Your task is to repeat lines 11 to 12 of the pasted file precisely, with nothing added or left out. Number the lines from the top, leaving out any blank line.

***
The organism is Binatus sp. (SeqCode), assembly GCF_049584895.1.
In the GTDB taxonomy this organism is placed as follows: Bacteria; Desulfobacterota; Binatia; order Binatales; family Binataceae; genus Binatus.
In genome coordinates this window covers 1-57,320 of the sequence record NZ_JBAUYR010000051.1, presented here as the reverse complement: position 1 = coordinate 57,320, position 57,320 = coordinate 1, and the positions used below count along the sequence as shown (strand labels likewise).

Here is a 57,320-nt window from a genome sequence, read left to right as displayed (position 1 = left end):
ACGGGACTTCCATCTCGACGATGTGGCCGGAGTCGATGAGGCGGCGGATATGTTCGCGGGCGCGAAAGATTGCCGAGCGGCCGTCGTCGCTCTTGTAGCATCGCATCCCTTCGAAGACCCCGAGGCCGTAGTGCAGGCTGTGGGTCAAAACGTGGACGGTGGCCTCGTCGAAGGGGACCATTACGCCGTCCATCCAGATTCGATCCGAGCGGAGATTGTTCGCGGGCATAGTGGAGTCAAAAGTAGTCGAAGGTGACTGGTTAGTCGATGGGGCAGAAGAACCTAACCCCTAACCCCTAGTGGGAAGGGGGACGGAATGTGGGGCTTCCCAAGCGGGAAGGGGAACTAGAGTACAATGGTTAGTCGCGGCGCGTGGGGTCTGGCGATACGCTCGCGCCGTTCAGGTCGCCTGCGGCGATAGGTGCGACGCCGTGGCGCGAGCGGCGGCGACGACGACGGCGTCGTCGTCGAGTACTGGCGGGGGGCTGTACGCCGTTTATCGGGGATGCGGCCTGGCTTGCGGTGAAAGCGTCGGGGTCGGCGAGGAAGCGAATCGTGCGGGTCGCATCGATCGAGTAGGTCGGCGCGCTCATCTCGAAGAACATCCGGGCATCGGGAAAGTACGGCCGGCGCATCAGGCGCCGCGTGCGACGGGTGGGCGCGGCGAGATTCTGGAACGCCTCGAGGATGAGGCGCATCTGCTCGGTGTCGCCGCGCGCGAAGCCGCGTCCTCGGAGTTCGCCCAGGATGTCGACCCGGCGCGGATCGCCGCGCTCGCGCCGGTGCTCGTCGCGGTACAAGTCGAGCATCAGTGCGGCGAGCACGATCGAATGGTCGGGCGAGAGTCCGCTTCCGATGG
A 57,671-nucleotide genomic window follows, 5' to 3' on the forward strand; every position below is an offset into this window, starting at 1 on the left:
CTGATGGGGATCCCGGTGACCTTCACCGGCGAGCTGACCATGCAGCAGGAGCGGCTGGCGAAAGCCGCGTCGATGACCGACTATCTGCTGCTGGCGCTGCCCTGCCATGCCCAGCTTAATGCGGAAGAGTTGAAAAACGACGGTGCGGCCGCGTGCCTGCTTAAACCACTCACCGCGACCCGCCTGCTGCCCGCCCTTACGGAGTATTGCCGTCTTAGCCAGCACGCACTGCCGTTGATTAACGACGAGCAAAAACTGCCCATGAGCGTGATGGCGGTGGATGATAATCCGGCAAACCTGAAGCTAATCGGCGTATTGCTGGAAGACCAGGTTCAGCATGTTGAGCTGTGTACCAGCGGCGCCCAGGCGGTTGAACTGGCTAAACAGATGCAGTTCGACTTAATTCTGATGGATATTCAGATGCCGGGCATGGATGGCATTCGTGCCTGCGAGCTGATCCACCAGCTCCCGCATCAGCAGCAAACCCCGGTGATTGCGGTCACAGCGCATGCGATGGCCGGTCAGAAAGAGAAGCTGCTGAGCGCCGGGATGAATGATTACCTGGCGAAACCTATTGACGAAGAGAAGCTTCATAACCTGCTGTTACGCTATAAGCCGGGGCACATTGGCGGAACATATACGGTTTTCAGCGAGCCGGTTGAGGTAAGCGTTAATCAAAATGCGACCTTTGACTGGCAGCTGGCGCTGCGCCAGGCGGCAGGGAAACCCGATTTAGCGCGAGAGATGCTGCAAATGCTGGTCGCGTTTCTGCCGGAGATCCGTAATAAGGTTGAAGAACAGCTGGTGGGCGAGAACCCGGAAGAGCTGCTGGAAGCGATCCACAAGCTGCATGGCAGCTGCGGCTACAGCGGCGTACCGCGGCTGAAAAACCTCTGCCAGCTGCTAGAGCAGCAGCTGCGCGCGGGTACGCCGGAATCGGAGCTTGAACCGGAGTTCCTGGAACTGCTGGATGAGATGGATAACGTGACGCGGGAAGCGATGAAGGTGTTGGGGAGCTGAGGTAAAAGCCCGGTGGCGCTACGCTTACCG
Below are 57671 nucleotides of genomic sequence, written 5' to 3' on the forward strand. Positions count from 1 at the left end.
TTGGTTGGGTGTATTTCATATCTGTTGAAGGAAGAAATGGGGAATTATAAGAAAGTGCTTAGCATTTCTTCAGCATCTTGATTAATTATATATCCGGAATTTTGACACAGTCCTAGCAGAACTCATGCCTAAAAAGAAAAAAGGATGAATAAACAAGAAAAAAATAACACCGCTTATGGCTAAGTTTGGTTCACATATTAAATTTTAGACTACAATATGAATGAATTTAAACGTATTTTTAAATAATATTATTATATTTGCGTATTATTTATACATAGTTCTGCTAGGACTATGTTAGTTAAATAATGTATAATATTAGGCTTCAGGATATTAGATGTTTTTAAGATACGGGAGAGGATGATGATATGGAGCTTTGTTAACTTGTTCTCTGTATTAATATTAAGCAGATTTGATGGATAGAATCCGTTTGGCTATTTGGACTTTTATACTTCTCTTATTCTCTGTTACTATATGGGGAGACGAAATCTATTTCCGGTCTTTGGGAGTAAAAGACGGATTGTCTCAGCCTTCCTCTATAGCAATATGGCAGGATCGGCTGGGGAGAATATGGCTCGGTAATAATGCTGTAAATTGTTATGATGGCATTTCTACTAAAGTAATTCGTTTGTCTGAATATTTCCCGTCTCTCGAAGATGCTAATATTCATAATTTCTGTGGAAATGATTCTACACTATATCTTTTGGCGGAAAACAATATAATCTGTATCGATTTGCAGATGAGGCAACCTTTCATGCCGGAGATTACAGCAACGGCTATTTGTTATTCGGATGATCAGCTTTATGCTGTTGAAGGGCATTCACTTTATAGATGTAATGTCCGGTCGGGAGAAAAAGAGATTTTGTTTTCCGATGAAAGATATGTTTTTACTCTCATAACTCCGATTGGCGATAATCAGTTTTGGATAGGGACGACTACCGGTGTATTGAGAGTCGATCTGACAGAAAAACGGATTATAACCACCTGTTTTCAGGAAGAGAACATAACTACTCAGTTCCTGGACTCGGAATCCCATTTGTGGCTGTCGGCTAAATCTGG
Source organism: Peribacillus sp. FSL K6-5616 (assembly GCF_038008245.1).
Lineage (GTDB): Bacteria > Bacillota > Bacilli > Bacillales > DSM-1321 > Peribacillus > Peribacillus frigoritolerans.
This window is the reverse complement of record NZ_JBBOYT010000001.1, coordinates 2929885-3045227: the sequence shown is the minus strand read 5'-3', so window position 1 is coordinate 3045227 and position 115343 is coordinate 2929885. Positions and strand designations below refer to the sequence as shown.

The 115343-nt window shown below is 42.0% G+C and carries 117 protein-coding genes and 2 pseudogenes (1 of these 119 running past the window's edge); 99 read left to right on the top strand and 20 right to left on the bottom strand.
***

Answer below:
Lineage (GTDB): Bacteria > Bacillota > Bacilli > Bacillales > DSM-1321 > Peribacillus > Peribacillus frigoritolerans.
This window is the reverse complement of record NZ_JBBOYT010000001.1, coordinates 2929885-3045227: the sequence shown is the minus strand read 5'-3', so window position 1 is coordinate 3045227 and position 115343 is coordinate 2929885. Positions and strand designations below refer to the sequence as shown.